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On the topic of smaller ants, I found two very small Pogonomyrmex rugosus queens on my first anting trip. They were also the first ones to die in captivity. Is it possible these were Pogonomyrmex colei, and they died fast because they are parasitic?

 

(Pogonomyrmex colei are a workerless species of Pogonomyrmex that infiltrate a Pogonomyrmex rugosus nest as a worker and are tended to NEXT to the existing queen, making more alates for the next flight. Just for anyone who does not know.)

It is definitely Camponotus.



#11 Offline Gregory2455 - Posted December 16 2014 - 6:43 PM

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It is definitely Camponotus.

I was talking about different ants. This is obviously Camponotus.


Edited by Gregory2455, December 16 2014 - 6:43 PM.


#12 Offline James C. Trager - Posted December 17 2014 - 6:53 AM

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Since we have no workers, and the queen may be aberrant, no way to be sure. Could even be something not previously known.
Definitely worth preserving and labeling for deposit in a museum ant collection. I would suggest the one in San Francisco, at Cal. Acad. Sci.



#13 Offline dspdrew - Posted April 5 2018 - 11:57 PM

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  • LocationSanta Ana, CA

Now that I know a lot more about, and have kept many C. quercicola queens, this is NOT C. quercicola. I think it might have a slight clypeal carina, and is probably C. vicinus. I'm not sure how it could be C. laevigatus with yellow hairs. The gleaming white hair is the most obvious feature of them. The hairs standing straight out on the scapes is pretty obvious as well.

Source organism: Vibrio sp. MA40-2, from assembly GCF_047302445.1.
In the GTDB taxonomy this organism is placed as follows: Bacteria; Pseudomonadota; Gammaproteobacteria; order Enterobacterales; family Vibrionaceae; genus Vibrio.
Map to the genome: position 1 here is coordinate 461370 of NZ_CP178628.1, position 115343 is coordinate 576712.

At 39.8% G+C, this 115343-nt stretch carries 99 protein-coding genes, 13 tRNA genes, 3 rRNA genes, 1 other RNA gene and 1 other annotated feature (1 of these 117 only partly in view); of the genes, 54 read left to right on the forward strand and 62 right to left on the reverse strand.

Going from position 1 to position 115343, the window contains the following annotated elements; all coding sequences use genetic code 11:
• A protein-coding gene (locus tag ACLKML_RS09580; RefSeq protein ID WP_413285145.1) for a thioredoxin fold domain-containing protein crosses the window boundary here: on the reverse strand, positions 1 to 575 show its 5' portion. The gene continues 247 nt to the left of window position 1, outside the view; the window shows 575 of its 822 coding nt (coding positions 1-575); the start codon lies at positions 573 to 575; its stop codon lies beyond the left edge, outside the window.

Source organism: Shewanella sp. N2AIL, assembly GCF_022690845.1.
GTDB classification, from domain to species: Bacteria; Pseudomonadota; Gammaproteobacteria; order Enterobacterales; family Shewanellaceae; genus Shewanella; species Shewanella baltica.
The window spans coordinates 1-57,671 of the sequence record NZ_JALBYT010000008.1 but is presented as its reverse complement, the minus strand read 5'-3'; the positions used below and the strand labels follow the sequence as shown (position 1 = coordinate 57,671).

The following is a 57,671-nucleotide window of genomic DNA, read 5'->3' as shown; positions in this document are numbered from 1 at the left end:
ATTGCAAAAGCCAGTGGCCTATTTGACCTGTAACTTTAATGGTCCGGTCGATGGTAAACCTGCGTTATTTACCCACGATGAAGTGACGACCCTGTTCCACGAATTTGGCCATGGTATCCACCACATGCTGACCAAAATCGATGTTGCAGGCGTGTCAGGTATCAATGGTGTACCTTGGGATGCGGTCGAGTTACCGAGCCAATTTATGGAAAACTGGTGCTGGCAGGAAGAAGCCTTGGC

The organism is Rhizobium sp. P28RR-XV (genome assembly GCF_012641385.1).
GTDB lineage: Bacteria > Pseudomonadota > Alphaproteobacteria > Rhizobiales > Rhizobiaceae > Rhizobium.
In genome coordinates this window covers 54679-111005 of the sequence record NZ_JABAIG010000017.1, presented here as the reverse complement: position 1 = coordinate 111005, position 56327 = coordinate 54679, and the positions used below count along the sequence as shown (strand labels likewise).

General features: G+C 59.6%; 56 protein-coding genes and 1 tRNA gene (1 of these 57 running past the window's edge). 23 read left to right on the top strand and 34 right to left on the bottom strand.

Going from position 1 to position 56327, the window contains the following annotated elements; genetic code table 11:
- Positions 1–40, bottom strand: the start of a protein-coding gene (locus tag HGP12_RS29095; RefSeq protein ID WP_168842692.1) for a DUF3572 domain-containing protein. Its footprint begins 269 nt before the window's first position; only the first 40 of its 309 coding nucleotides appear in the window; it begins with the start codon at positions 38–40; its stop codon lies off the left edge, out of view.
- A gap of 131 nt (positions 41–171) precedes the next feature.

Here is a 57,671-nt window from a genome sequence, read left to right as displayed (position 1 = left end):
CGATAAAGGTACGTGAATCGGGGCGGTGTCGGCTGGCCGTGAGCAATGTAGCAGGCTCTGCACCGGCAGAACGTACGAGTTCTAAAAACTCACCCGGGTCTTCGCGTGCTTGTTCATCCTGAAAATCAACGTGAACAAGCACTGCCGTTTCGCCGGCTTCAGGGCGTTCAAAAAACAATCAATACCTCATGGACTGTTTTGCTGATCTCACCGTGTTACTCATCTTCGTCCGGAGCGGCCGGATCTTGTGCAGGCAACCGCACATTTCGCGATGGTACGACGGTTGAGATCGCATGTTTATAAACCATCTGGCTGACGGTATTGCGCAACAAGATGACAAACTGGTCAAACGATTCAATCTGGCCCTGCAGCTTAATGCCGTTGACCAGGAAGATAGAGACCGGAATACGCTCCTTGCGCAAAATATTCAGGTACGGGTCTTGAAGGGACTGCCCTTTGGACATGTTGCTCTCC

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#14 Offline LC3 - Posted April 6 2018 - 7:38 AM

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Just a guess but how about Camponotus mina?

Colonies

Spoiler

 

 


#15 Offline dspdrew - Posted April 4 2019 - 11:50 PM

dspdrew
  • LocationSanta Ana, CA

Well it looks like I found more queens of this exact same species again, off Ortega Highway this time. I found a whole bunch of them, but didn't realize they were this same species until now. I wish I would have grabbed one of the dead ones I saw so I could pin it up and try to ID it again.

 

Anyway, here are some pictures of one of these new queens.

 

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Here's one of their founding chambers.

 

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#16 Offline nurbs - Posted April 5 2019 - 12:27 AM

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When I was there that same night, my initial thought was C. maritimus. The features match exactly, but they are a tad smaller but also behave differently. These were digging chambers and also like to "play dead".


Instagram:

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http://www.formicult...onotus-us-ca02/

 

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#17 Offline dspdrew - Posted April 5 2019 - 12:31 AM

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  • LocationSanta Ana, CA

Like I mentioned originally, I still can't see a clypeal carina OR notch. I don't even know what subgenus these are... :thinking:







Also tagged with one or more of these keywords: ant id, dspdrew, camponotus, little thomas mountain, san jacinto mountains, california, queen